And that has consequences. Even people who voted for Health Care reform will be doing a second take and asking themselves, “If this is how they treat me when I resist at the airport, what if I resist that mandated health care? Do I really want to be treated like this when I go to the doctor?”

What the TSA is doing is not real security. Barking at people non-stop, aggressively callously and disrespectfully patting down travelers, irresponsibly submitting them to doses of radiation that may or may not be a “safe dose,” threatening resisters with arrest or detainment is not security. It is a circus and a breeding ground for small-minded people to wield power over helpless citizens with impunity. We’re seeing this vein in Napolitano and Pistole. We see and feel it in the hands of the TSA agent who neither sees nor hears us as he gropes and recites the policy he has memorized but never listened to.

A calm, control of the environment is real security. While I don’t generally use Hollywood as an example of real life, a quick viewing of Roadhouse should be part of the training. Bouncers who yell, grab and provoke only increase violence. Coolers who quickly, calmly and quietly diffuse the situation leave most of the patrons not even knowing there was ever a threat. I’ve seen this work in many European airports.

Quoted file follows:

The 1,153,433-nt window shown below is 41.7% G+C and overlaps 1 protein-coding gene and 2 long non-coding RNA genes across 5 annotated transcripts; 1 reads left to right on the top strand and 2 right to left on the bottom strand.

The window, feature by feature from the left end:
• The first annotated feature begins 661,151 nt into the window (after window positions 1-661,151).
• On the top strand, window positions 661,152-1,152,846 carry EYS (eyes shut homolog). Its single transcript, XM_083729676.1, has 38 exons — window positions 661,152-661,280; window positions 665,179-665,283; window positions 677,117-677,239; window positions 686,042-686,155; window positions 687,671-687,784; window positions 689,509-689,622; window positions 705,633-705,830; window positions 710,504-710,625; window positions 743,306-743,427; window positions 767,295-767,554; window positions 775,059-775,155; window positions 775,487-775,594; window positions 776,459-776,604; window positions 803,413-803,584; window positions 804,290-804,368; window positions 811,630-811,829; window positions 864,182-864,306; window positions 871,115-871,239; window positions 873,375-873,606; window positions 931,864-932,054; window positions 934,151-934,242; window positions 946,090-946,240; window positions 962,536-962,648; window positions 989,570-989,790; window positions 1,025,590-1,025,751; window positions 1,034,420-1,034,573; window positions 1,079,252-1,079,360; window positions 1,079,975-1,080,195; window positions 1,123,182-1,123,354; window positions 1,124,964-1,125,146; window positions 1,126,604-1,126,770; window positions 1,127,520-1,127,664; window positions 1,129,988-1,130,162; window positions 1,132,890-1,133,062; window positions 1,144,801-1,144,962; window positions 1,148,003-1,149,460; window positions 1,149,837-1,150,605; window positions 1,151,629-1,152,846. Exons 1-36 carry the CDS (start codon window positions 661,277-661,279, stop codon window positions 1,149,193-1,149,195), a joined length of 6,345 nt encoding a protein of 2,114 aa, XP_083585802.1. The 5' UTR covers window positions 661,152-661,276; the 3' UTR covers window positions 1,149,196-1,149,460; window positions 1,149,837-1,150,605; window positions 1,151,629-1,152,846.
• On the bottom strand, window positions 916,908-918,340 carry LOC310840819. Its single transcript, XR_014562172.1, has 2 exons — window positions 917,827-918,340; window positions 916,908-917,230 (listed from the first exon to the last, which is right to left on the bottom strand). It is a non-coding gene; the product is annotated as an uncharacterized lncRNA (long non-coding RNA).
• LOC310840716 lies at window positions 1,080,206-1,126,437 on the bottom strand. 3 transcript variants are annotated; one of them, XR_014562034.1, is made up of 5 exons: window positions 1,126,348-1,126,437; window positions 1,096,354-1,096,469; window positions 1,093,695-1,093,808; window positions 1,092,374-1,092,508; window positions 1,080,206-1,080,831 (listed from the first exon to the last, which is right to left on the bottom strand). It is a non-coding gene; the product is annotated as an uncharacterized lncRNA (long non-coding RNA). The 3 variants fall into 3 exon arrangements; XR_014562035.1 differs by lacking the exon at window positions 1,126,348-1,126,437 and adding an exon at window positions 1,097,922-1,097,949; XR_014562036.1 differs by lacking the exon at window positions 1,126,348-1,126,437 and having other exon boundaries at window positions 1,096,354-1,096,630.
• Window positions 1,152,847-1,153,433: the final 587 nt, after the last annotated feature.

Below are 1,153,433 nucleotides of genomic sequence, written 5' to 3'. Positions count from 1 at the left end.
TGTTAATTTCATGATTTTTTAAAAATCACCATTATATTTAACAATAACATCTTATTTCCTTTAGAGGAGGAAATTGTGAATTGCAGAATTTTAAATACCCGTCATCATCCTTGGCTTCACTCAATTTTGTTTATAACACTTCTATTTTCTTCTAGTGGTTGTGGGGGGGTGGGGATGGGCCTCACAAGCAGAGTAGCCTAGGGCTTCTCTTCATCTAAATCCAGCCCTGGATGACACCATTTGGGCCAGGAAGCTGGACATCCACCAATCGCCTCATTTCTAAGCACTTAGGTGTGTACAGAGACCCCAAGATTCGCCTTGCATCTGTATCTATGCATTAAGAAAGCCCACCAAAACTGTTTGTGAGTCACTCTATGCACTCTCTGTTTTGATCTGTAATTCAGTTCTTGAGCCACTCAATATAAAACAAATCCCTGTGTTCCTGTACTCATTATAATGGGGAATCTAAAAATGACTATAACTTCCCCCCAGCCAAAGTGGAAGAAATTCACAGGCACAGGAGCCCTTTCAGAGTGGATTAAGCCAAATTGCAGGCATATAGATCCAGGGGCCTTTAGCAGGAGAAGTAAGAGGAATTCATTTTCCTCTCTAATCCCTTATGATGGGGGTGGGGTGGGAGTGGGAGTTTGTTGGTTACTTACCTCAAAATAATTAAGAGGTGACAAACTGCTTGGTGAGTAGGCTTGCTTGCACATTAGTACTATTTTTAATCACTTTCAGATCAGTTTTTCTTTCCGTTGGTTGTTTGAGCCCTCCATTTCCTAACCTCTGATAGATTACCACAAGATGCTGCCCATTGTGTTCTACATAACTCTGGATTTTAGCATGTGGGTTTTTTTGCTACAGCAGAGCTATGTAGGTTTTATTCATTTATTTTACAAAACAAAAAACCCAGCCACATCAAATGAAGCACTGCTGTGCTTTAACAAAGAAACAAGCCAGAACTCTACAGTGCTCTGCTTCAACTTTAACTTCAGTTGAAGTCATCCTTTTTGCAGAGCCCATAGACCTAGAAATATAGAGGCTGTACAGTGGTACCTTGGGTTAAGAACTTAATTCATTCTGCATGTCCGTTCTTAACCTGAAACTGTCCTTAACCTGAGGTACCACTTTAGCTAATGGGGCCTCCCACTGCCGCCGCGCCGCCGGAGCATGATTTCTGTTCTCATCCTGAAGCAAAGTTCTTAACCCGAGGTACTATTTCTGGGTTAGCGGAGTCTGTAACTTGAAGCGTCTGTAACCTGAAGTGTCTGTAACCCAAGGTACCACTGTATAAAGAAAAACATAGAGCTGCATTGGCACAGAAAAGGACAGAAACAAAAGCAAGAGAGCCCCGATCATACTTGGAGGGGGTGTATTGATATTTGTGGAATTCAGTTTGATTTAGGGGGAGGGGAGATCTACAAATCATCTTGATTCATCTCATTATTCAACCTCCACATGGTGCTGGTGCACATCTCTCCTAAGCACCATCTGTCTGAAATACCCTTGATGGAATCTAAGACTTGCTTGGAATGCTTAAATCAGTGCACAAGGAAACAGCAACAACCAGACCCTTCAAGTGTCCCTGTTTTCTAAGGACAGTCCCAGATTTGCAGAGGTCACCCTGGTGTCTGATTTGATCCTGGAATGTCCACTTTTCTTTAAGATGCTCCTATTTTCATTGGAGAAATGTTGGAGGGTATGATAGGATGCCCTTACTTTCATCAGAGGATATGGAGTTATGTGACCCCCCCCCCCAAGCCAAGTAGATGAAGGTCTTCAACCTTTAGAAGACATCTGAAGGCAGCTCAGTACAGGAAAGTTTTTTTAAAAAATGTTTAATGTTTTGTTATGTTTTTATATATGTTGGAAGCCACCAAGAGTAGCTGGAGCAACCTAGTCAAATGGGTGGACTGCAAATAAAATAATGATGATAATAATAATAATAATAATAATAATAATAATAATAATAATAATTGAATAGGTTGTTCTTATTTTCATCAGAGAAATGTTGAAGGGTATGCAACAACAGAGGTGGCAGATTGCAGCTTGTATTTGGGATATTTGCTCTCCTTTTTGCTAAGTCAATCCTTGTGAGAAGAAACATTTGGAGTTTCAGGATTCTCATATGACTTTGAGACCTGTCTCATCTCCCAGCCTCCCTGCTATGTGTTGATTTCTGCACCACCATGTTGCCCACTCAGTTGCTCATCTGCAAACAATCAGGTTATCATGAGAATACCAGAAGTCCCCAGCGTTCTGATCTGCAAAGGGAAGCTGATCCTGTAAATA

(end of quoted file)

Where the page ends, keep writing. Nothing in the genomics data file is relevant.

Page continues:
You can feel a difference in the air between Amsterdam Airport Schiphol (AMS) and New York John F. Kennedy (JFK) that is more than a little subtle. In AMS, you see the heavily armed guards around the perimeter, but they are not showy. You know you are being watched but not threatened. The guard who asks you questions in rapid succession is always calm, polite and respectful, but you are not able to goad him/her into an argument or force a break in character. (I’ve seen Americans try.) They ask you if it is ok to reach inside your coat in a soft, polite tone that makes you feel like you have a choice (you really don’t.) When you land on the US side, the transportation and customs people start yelling into the crowd to “get your passports out,” “make sure you have your Declaration Form 6059B complete,” “US citizens in this line, everyone else here” and on and on. The anxiety and circus continues to mount as the luggage moves through customs and you are “greeted” by agents. “Where were you? How long were you there? Did you visit any farms….” without respect or emotion except frustration and contempt.